Q: Why do Christians think that their beliefs are right and everyone else is wrong? Isn’t that intolerant?
Answer: Our western mindset is very much focused on the rights and freedoms of every individual. Most of our values reflect this mindset. Truth is relative, everyone’s beliefs are true for that person, and everyone’s values and morals are equally valid. In this culture, Christians are seen as arrogant and intolerant for our insistence that a personal relationship with Jesus Christ is the only way to salvation and the Bible is the authoritative word of God.
An atheist cyber-friend of mine challenges me with this question frequently. He sees the Christian worldview as narrow-minded, and our proselytizing as rude and insensitive. He and other atheists in a forum we used to frequent were of the opinion that everyone needs to make up their own set of values, beliefs, morals, and ethics.
It is difficult to convince people in our culture that the spiritual world is like the physical world with constants and fundamentals. We accept the facts of math and science as factual. No one challenges the belief that 2+2=4 and objects made of wood burn. But it is perfectly logical that God exists for me but not for you. In my religion, there is an afterlife, in yours there is not. The only way that you and I could both be right is if there are divergent realities in the spiritual world.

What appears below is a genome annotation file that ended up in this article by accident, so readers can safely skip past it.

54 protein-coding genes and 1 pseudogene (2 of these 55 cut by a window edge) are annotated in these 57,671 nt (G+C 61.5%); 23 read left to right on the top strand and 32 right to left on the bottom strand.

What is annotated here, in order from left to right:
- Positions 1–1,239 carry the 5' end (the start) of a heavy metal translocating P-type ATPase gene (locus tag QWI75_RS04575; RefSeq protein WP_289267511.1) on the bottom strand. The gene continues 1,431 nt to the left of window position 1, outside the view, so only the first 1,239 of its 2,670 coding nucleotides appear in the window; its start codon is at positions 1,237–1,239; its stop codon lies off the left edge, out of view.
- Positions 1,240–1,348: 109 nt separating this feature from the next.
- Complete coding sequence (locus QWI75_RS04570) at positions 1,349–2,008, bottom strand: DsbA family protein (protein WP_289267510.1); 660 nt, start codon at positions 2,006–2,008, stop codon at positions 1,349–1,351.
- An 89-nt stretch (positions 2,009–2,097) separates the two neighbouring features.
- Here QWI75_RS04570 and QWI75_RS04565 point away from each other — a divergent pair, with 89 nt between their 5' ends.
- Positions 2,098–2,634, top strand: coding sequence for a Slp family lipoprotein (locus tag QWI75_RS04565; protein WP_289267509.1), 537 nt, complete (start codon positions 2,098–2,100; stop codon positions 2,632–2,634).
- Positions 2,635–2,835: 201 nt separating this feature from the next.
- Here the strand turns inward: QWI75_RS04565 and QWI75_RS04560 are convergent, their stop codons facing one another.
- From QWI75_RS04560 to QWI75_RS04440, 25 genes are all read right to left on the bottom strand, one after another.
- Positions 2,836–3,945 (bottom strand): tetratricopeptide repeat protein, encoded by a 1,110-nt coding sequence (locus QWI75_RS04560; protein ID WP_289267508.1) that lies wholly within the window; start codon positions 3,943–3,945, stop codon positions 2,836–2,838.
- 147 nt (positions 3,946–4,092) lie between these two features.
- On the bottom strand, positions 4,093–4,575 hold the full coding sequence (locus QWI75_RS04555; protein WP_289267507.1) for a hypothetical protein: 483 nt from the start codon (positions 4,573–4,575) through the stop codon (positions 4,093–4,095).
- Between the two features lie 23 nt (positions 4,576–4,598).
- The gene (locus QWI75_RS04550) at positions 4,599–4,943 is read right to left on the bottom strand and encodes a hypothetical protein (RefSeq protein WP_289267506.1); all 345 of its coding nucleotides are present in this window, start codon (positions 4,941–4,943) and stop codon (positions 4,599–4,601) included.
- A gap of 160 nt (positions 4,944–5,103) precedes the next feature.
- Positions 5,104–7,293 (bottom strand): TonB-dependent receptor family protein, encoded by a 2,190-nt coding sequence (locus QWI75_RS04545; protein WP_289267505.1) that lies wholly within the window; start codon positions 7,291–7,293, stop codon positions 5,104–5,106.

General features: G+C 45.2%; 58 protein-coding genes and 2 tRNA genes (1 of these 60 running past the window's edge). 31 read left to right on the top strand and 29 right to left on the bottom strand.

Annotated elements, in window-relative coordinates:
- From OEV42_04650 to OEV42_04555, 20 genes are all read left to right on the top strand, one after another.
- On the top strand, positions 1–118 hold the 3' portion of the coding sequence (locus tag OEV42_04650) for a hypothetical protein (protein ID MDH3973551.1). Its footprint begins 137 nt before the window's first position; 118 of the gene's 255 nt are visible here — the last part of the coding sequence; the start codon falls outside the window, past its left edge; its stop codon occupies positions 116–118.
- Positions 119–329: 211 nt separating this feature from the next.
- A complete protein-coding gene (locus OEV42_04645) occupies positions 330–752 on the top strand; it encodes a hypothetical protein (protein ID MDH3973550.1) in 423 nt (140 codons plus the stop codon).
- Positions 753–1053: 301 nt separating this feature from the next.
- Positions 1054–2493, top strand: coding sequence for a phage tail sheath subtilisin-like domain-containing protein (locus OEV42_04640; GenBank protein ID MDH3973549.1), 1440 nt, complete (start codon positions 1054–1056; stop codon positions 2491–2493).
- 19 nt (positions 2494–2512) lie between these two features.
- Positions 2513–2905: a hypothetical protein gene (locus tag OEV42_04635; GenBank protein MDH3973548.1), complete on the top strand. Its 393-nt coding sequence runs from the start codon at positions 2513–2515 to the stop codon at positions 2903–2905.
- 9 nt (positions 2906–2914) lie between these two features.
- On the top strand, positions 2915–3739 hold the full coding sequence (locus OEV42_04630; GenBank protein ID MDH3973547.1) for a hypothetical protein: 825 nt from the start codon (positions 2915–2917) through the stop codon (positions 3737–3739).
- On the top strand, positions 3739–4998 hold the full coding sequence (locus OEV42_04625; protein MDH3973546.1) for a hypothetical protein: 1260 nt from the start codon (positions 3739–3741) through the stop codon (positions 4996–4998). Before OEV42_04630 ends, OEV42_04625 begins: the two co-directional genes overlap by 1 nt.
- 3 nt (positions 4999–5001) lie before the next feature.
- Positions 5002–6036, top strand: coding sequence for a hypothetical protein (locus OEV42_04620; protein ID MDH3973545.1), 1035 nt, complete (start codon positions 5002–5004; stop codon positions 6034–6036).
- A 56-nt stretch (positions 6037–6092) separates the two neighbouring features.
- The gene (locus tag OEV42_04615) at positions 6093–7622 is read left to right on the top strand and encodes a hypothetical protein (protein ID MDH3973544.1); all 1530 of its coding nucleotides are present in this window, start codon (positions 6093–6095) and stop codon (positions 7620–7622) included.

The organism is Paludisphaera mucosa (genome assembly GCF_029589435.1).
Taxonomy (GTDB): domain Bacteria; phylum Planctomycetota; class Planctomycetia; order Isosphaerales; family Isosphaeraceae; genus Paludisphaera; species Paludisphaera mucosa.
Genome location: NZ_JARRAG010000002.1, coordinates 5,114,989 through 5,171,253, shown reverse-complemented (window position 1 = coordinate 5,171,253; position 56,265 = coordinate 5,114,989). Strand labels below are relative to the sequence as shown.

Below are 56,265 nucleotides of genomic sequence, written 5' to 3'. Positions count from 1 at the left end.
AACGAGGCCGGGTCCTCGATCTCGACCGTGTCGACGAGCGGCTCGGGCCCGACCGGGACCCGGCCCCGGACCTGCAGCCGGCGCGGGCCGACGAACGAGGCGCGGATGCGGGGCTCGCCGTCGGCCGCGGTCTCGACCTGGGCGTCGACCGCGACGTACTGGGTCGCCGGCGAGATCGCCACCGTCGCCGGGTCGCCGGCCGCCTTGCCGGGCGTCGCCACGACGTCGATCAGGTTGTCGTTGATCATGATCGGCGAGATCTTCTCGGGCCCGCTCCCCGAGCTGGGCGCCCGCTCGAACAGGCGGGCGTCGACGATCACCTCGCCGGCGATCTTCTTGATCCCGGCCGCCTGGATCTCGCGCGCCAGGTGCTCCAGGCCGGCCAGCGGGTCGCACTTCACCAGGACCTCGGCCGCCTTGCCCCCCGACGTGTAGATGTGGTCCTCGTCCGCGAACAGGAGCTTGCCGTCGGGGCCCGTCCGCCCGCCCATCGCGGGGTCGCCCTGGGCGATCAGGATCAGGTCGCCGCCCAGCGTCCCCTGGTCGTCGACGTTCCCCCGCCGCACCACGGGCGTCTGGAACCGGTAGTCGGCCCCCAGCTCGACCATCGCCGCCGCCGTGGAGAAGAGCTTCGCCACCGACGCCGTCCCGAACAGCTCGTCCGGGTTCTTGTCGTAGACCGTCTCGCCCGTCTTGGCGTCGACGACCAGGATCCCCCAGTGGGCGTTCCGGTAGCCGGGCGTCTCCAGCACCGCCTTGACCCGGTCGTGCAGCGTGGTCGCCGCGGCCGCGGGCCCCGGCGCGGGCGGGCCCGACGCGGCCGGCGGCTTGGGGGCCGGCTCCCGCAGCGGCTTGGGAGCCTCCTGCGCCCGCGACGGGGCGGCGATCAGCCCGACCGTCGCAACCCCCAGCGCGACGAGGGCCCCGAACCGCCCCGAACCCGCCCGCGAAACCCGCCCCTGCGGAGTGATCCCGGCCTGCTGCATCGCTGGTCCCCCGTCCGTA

For a Christian, tolerance in the sense of validating all belief systems is irreconcilable with the spiritual realities contained in the scriptures. My whole worldview is not black and white, but there are far fewer than fifty shades of gray.